Obtain Adequate Cost-Recovery
In countries around the world, the costs of collecting, transferring and disposing of solid waste are often shared between those generating the waste (i.e., households, commercial and industrial establishments) and governments. Government cost-sharing arrangements include matching grants from higher levels of government and general fund subsidies from local governments. Matching grants are used to induce local governments to provide a socially and environmentally desirable level of solid waste management, while general fund subsidies recognize the public good and equity aspects of solid waste management. Despite the prevalence of subsidies, adequate cost recovery is the key to both sustainability and private sector participation in solid waste management. (See presentations on Examples of Solid Waste Collection Arrangements in Burkino Faso (pdf)and Bosnia and Herzegovina: Solid Waste Sanitary Landfill (pdf).)
Lower Cost by Increasing Management Capacity
It almost goes without saying that one of the most important ways to improve solid waste management and finance is to improve the overall management capacity of municipal authorities and the corresponding municipal finance systems. In the latter case, it is especially important to improve service cost accounting and financial planning, in addition to introducing better cost recovery. Systems for full cost accounting must be established for effective cost recovery by local authorities. These accounting systems must have sufficiently detailed information to measure accurately the costs of operation and maintenance, billing, contract management (if appropriate), debt service and depreciation; and to distinguish among costs for residential versus commercial and industrial wastes. For these reasons, many Bank-supported solid waste management components are placed within broader municipal development or modernization projects.
Increase Revenue Through Careful Implementation of the “Polluter Pays Principle”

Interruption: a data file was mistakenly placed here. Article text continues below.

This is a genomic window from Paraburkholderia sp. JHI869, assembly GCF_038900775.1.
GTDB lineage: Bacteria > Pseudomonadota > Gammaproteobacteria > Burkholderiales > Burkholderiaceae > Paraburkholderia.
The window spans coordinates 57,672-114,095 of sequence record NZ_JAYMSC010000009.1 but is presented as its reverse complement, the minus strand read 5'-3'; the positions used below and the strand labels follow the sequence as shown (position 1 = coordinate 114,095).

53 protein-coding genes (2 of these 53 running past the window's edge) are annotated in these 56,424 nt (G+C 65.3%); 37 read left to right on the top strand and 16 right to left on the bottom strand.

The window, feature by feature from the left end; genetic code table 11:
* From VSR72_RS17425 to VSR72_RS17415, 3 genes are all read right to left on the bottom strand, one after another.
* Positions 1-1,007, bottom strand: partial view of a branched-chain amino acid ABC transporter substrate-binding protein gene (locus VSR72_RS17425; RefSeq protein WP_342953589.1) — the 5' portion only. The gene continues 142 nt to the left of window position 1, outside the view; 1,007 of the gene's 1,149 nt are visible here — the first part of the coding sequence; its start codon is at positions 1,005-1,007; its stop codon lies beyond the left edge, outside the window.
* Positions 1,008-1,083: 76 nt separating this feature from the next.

User charges are commonly utilized to recover a portion of the costs of solid waste management from those generating the waste. User charges can generate substantial revenues and provide incentives to minimize waste, especially if structured so that those who pollute more, pay more ("polluter pays principle"). Although user charges can be imposed at different stages of solid waste management (including collection and disposal), in many cities they do not cover the full costs of solid waste management activities. While citizens and enterprises are generally willing to pay for solid waste to be collected, they are often unwilling to pay the full cost of disposing of the waste in a sanitary manner. Experience in many countries has shown that charging the full costs of disposal may create incentives for littering and open dumping, especially if the enforcement of regulatory standards (i.e. no dumping) is weak and entities can avoid paying the user charge by disposing of the waste themselves.
Reinforce and Follow Through on Cost-Recovery Practices
Analysis of the financial records of many developing country cities shows that current practices for cost recovery for solid waste are very weak (recovery rates of less than 10 percent are not uncommon) and have substantial scope for improvement. Options to recover the solid waste service costs range from instituting or enhancing garbage taxes, collecting tipping fees, adding a surcharge to electricity or water supply billings, or relying on other general revenues (including the property tax and business licenses). Choosing among these options depends upon the relative importance of various criteria: whether revenues are adequate and easily collected, whether the polluter pays for the damage inflicted, whether the option is politically acceptable, and whether payment of the revenue can be enforced.